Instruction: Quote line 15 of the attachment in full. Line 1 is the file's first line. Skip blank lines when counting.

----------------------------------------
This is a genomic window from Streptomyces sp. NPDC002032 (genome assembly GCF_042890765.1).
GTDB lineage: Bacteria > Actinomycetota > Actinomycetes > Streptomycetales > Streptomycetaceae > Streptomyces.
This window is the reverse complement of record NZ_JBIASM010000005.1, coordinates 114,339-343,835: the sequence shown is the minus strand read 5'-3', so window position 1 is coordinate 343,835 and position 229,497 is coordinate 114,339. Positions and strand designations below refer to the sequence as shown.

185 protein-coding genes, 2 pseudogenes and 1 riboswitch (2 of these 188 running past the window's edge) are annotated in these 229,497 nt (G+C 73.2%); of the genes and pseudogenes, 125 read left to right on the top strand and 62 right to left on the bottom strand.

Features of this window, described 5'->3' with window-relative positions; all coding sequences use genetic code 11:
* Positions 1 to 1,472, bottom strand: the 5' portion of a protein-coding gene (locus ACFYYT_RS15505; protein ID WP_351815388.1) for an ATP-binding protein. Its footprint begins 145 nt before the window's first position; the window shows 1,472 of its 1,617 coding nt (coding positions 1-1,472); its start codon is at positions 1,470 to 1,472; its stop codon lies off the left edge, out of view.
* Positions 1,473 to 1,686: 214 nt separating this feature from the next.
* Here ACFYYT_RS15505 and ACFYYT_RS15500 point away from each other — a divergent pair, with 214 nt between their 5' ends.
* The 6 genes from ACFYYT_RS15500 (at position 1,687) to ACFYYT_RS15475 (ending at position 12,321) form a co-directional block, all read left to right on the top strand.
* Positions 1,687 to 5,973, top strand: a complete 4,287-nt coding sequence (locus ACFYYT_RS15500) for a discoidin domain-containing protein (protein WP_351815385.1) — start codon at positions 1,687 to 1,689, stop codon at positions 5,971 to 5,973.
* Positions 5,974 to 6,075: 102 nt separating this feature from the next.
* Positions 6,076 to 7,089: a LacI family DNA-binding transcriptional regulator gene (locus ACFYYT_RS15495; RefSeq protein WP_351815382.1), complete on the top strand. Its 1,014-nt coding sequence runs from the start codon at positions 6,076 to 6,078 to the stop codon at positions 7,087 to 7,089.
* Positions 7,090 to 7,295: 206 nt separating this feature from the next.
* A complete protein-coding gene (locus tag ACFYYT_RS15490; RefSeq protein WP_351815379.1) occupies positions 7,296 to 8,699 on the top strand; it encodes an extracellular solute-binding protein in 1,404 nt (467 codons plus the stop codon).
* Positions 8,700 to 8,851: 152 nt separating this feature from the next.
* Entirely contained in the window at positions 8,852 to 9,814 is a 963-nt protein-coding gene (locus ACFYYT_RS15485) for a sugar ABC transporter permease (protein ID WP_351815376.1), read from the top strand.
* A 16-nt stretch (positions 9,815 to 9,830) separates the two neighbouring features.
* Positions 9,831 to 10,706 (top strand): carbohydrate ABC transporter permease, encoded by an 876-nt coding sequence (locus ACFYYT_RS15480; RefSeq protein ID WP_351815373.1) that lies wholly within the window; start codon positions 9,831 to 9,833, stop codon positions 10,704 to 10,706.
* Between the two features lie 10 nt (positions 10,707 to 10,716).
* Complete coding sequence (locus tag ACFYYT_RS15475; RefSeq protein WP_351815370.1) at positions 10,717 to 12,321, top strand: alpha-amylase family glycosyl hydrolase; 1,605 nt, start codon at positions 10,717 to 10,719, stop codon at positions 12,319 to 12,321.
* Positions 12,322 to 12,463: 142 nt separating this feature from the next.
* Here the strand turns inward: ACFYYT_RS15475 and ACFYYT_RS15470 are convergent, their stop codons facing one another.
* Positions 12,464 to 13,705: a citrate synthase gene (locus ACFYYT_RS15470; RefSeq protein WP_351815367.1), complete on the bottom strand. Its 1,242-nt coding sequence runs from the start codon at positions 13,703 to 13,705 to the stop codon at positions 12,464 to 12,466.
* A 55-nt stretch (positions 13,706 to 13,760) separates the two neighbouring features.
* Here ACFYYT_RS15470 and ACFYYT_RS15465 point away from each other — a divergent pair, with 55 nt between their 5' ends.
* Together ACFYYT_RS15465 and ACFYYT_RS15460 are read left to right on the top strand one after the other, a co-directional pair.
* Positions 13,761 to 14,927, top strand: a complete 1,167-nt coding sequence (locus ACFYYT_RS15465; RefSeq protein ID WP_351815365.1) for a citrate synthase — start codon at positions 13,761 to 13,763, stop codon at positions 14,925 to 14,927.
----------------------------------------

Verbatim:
* Positions 8,700 to 8,851: 152 nt separating this feature from the next.